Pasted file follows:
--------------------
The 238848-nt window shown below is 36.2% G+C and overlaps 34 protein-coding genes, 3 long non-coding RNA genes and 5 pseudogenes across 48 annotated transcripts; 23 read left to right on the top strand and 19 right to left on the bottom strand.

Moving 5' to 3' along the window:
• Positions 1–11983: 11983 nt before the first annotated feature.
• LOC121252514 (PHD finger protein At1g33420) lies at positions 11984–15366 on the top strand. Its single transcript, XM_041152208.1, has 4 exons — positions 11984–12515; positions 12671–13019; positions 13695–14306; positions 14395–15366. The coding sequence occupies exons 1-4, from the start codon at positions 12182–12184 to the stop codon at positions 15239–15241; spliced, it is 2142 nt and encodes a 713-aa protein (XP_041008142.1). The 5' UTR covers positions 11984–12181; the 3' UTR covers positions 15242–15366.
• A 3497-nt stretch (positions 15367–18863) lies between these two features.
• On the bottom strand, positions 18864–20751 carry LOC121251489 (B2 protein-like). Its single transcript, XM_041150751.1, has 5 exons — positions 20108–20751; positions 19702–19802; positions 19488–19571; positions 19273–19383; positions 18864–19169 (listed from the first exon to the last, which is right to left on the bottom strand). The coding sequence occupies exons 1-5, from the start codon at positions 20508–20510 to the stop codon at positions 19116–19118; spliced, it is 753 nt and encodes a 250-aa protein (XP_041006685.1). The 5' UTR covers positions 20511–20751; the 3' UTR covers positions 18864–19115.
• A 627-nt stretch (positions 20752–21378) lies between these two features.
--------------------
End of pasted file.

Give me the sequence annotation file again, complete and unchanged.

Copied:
The 238848-nt window shown below is 36.2% G+C and overlaps 34 protein-coding genes, 3 long non-coding RNA genes and 5 pseudogenes across 48 annotated transcripts; 23 read left to right on the top strand and 19 right to left on the bottom strand.

Moving 5' to 3' along the window:
• Positions 1–11983: 11983 nt before the first annotated feature.
• LOC121252514 (PHD finger protein At1g33420) lies at positions 11984–15366 on the top strand. Its single transcript, XM_041152208.1, has 4 exons — positions 11984–12515; positions 12671–13019; positions 13695–14306; positions 14395–15366. The coding sequence occupies exons 1-4, from the start codon at positions 12182–12184 to the stop codon at positions 15239–15241; spliced, it is 2142 nt and encodes a 713-aa protein (XP_041008142.1). The 5' UTR covers positions 11984–12181; the 3' UTR covers positions 15242–15366.
• A 3497-nt stretch (positions 15367–18863) lies between these two features.
• On the bottom strand, positions 18864–20751 carry LOC121251489 (B2 protein-like). Its single transcript, XM_041150751.1, has 5 exons — positions 20108–20751; positions 19702–19802; positions 19488–19571; positions 19273–19383; positions 18864–19169 (listed from the first exon to the last, which is right to left on the bottom strand). The coding sequence occupies exons 1-5, from the start codon at positions 20508–20510 to the stop codon at positions 19116–19118; spliced, it is 753 nt and encodes a 250-aa protein (XP_041006685.1). The 5' UTR covers positions 20511–20751; the 3' UTR covers positions 18864–19115.
• A 627-nt stretch (positions 20752–21378) lies between these two features.